According to McKinsey, decarbonizing the industry sector prompts for processes with improved energy efficiency and strong usage of heat and electricity generated from renewable sources, such as biomass and photovoltaic.
Posts from the ‘Energy’ Category
In a recent article on solar energy, McKinsey put together an overview of solar power worldwide installations as well a fine tutorial on some of the key success factors behind large scale deployment.
The same article also suggests an obvious business model based on two different entities, a developer company strong on cash for operations and a holding company with strong debt and stable yield.
The obstacles plaguing both renewables and traditional utility companies today typically come in two distinct forms — technology transitions and major industry shifts — both with the end goal of better serving and connecting with customers.
Though both obstacles have their own unique challenges, the strategies to implementing and scaling change efforts to overcome each issue are largely the same.
One of the major concerns of governments worldwide is to guarantee the availability of energy supply, even if energy is an ubiquitous commodity at the distance of a click. So is sustainability, as the COP21 conference committed to a faster decarbonization.
The introduction of renewable sources in the countries energy mix prompted for relevant premium prices in power purchase agreements, namely for wind and photovoltaic parks. As expected, the technology evolution brought the wind energy overall costs (also known as LCOE or Levelized Cost Of Energy) to similar values of those of gas, coal or nuclear, allowing it to position as a competitive source of energy, wind allows it. On the same direction, photovoltaic electricity generation is also becoming affordable with an important twist: its price and scalability allow for consumers to produce their own energy. Add a storage battery and everyone gets its own electricity 24/7.
According to analyst firm Gartner, the number of internet-connected devices in the home will almost double each year up to 2018, by which time there will be almost 1.1 billion devices.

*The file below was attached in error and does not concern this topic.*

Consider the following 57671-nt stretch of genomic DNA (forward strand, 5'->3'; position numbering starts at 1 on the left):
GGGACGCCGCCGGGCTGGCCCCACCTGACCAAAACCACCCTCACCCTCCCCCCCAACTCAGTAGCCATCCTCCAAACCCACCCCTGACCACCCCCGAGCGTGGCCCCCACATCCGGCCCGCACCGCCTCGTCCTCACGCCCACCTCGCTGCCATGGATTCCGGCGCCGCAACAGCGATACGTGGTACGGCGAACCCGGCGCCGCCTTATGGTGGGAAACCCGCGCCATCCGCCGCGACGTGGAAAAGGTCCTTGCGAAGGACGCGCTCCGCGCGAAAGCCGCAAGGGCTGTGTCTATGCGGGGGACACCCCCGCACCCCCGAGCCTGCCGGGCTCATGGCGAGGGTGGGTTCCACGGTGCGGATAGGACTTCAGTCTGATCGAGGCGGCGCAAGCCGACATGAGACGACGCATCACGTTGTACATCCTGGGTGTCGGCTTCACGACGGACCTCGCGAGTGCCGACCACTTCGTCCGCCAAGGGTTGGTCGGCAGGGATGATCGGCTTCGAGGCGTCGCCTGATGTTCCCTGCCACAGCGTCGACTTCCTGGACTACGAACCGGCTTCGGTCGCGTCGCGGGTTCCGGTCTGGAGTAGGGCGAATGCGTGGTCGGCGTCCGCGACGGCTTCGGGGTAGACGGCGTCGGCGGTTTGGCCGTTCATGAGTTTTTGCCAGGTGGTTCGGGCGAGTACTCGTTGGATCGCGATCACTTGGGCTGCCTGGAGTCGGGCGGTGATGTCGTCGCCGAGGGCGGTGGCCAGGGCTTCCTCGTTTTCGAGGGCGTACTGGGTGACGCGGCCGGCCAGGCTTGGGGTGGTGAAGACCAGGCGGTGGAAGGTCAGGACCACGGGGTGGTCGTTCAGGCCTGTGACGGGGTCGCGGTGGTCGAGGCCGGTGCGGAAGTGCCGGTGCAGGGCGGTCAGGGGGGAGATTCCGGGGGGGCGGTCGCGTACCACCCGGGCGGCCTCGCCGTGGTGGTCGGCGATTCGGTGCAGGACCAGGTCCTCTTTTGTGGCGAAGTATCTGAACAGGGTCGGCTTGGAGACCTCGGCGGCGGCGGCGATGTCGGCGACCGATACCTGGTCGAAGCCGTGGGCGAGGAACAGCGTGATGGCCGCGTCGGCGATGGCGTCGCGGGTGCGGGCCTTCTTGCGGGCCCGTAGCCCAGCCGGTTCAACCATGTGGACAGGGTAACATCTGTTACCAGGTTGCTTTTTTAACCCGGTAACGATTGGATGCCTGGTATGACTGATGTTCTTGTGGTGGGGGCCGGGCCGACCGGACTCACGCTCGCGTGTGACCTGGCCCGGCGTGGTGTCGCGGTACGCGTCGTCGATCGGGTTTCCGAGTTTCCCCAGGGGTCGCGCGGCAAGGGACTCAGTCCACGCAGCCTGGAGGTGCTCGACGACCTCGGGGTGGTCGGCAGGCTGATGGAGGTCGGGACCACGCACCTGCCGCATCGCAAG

There is a huge opportunity for utilities to ride this IoT wave and deliver smart home technology and services to consumers.
While smart home technology has evolved rapidly over the past few years, there are still too many barriers to its wide-scale adoption, especially to interoperability and integration among different suppliers. This represents one of the opportunities for service providers and utilities: to provide a single hub and app, linking disparate connected home technologies together.
Does it make sense to install solar panels on your roof?
You probably have no idea. But as of today, Google knows.
The colorful and recently alphabetized search monstrosity has launched a new tool called Project Sunroof. It will use data you may not have realized that Google even had to tell you how much money you can save by turning your roof into a photon harvester.
Using Google’s mapping and computing resources, Project Sunroof offers users personalized roof analyses to help them calculate the best solar plan based on their individual roofs and locations. Once supplied with a user’s address, the site provides user-specific data on the amount of usable sunlight that hits the roof per year, which parts of the house receive the most sunlight, the amount of space available on the home for solar panels, and the amount of money that could be saved by switching to solar.
A number of technologies are being developed to store energy on the grid, such as flow batteries which can accumulate energy in liquids and discharge rapidly. Giant flywheels and supercapacitors are also being explored.
Isentropic has developed several prototypes of pumped-heat electricity storage (PHES), a system based on a heat pump—a device like an air-conditioner that transfers heat from one place to another. In this case, though, the device is reversible, and when the heat flows back it works like a heat engine, converting thermal energy to mechanical power like a car engine.
The shale gas revolution has already had a transformative impact on the U.S. natural-gas market, on the countrys energy landscape broadly, and on a number of U.S. industries, most notably petrochemicals.
Its reach promises to expand considerably as development practices continue to improve and growing numbers of countries.
This e-book from the Boston Consulting Group examine the shale gas revolution through a number of lenses.
Distributed energy DE technologies have grown significantly in the U.S. Last year, DE represented one of the largest investments in the utilities space, and that investment, along with consequent growth, is likely to accelerate.
This growth will be disruptive to incumbent industries, especially utilities. Most U.S. electricity rates are variable, based on the number of kilowatt-hours used. DE reduces the number of kilowatt-hours sold by the utility to the customer.
This will cause disaggregation of the integrated value chain that has been served exclusively by utilities.